"Close your eyes, m'dear," he said, affecting a breezy English accent reminiscent of several prominent English actors. "Members only."
I obediently closed my eyes. My sensitive hearing heard the manipulation of a series of hidden catches, then the door being swung open.
"After you, m'dear," said Gregory, and I opened my eyes, walking into the anteroom.
Gregory led me to a small spotlit table, which held a large, open book. Absently, I flicked back several pages, examining and recognizing many of the famous names of the trade signed within.
"Names of power to conjure with, eh, m'dear?" said Gregory as he held out a pen to me. I took it and signed boldly ‘Amelia Brandewyne' after his own spidery ‘Samuel Franklyn'.
He ushered me into the common reading room, sparsely occupied at this early hour of the evening. One man was sitting alone at the broad table, surrounded by cups of cold tea, issues of the International Brotherhood of Magician's trade newspaper The Linking Ring, and innumerable decks of cards. He smiled up at us as we entered, his hands idly handling a deck of cards.
I stared at the deck, flickering between the young man's hands, not really seeing what he was doing but making a good guess. I sat down beside him, taking up another deck beginning to shuffle it.
"Alex, this is an old friend and former apprentice of mine. Amelia, meet Alex, one of the best card manipulators in the business; Alex, meet Amelia, probably my best student."
Alex nodded towards me, not taking his eyes from my hands as I adroitly duplicated his Riffle Pass, first taking exquisite care to ensure that he recognized what I was doing, then repeating it so quickly and smoothly that it was over before he even realized it. Alex looked up at Gregory in amazement.
"I said Amelia was my best student," said Gregory.
"You said right," replied Alex, eyes appreciative.
"Come, Amelia, we can't delay: we have business to attend to."
I smiled graciously at Alex, saying "You're quite good yourself; even a pro like me can't easily tell you're making a pass, even when we look for it."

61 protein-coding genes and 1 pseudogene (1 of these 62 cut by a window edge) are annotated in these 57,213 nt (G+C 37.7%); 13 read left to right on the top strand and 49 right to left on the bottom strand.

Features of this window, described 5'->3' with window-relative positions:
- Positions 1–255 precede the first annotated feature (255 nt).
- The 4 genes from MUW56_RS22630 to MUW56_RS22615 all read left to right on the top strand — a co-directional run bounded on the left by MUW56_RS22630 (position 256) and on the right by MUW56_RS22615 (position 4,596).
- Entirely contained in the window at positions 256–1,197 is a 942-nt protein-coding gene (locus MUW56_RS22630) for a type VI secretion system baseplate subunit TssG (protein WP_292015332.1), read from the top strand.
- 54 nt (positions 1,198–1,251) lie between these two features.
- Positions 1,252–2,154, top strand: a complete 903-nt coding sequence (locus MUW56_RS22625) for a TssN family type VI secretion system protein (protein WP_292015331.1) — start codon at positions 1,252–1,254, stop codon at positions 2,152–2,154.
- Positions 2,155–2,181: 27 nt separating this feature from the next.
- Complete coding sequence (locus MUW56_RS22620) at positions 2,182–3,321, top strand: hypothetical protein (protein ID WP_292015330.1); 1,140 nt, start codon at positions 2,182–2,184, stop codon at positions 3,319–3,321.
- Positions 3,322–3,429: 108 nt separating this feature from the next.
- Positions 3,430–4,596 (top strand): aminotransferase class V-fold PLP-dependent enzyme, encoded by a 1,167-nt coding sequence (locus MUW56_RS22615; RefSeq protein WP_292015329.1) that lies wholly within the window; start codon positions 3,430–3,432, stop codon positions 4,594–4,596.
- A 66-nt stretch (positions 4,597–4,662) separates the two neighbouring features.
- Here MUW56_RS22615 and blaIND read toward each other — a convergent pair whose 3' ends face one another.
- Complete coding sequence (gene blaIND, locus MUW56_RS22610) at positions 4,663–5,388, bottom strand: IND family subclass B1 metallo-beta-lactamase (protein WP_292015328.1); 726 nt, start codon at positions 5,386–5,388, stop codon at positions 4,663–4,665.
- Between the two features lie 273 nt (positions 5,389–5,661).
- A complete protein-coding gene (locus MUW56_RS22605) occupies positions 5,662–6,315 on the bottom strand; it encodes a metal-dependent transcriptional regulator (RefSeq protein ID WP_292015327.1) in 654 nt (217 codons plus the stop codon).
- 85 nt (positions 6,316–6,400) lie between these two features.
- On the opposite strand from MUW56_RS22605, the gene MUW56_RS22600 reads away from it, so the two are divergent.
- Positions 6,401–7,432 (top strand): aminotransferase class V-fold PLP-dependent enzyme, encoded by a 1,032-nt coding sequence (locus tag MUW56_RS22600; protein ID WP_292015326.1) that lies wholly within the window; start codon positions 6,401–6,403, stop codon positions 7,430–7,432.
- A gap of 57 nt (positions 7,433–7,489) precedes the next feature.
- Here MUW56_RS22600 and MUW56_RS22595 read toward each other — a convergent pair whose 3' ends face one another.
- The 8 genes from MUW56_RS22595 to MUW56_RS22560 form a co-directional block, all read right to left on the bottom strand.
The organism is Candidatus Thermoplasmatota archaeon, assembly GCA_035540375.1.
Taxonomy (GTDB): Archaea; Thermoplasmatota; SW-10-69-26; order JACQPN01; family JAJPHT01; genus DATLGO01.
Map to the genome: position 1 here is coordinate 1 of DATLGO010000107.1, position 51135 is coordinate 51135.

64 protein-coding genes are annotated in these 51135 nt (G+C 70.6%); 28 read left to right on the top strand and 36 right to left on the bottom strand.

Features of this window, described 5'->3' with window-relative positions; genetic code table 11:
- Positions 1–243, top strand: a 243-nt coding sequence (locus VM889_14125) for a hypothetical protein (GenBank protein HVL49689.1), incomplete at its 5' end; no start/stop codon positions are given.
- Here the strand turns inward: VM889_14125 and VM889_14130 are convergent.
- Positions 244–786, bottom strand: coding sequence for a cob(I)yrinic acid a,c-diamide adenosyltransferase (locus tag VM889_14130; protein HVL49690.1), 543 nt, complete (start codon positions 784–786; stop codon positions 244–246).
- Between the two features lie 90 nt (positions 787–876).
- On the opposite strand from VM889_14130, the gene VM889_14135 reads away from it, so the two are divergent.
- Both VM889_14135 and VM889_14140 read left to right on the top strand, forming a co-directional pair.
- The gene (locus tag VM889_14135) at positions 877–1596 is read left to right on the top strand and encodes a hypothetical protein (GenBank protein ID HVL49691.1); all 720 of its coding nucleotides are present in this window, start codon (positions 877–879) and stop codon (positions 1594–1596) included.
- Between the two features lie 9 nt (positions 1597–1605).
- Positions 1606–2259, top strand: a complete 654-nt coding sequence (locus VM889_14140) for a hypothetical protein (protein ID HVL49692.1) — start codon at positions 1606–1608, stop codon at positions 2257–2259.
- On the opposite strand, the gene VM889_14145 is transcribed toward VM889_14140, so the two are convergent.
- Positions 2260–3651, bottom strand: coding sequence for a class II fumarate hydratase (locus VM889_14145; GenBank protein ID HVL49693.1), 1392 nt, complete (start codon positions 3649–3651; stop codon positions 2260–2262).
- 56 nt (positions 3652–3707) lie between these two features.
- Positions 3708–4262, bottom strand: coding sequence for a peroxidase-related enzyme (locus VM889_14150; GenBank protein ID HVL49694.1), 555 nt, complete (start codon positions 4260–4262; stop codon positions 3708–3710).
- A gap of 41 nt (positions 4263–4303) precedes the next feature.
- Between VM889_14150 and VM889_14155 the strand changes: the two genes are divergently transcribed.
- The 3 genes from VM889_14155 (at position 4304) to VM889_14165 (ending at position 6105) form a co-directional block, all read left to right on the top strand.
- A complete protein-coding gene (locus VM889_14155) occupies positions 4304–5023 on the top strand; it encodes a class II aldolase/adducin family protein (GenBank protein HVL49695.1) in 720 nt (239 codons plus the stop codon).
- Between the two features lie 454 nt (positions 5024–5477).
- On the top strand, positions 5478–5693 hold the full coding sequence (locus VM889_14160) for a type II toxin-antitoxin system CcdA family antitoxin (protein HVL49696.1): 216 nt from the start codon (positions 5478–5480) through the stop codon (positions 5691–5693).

Alex returned my charming smile.
Gregory indicated a doorway across the room and I led the way, swinging around a few small knots of silent conversation that fell silent as I approached, only to resume again at Gregory's smile and nod in their direction.
We entered the doorway to the smell of dusty old paper. The man to the desk nodded absently to Gregory as they passed by, then resumed his passionate conversation with the man standing next to him. Gregory led me behind a standing bookshelf, out of sight from the men at the desk, and pulled down a specific fragile old volume. Gregory's eyes were expectant, gazing at the book hungrily.
He opened the book carefully to a well-remembered page. A fragment of commentary was written in a medieval hand: I could barely make out the words, but Gregory translated them softly, running his finger underneath the words.
"The blood witcheries practiced by Father Williams damned his soul, and he was burned at the stake on January 27th, in the Year of Our Lord 1292."
I looked curiously up at Gregory, and, still smiling, he gave me a warning shake of his head. He replaced the book and took my hand, leading me out of the club.
On the street outside I could not hold her curiosity any longer. I tossed my head back in the direction of the club and raised my eyebrows in question.
"Father Williams was my Sire back to the Eighth Generation from Caine," said Gregory. "It was rumored that he achieved Golconda, but I have never been able to find any mention of him, until now. The book has more, but I wanted you to see it, to share it with me."
My lips moved to repeat the word ‘Golconda' soundlessly, then I glanced up into Gregory's eyes. He responded with a confident smile and shake of his head. I hugged him tightly, and he wrapped his arms about my shoulders in return: we stayed tightly together in the foggy London night for several minutes.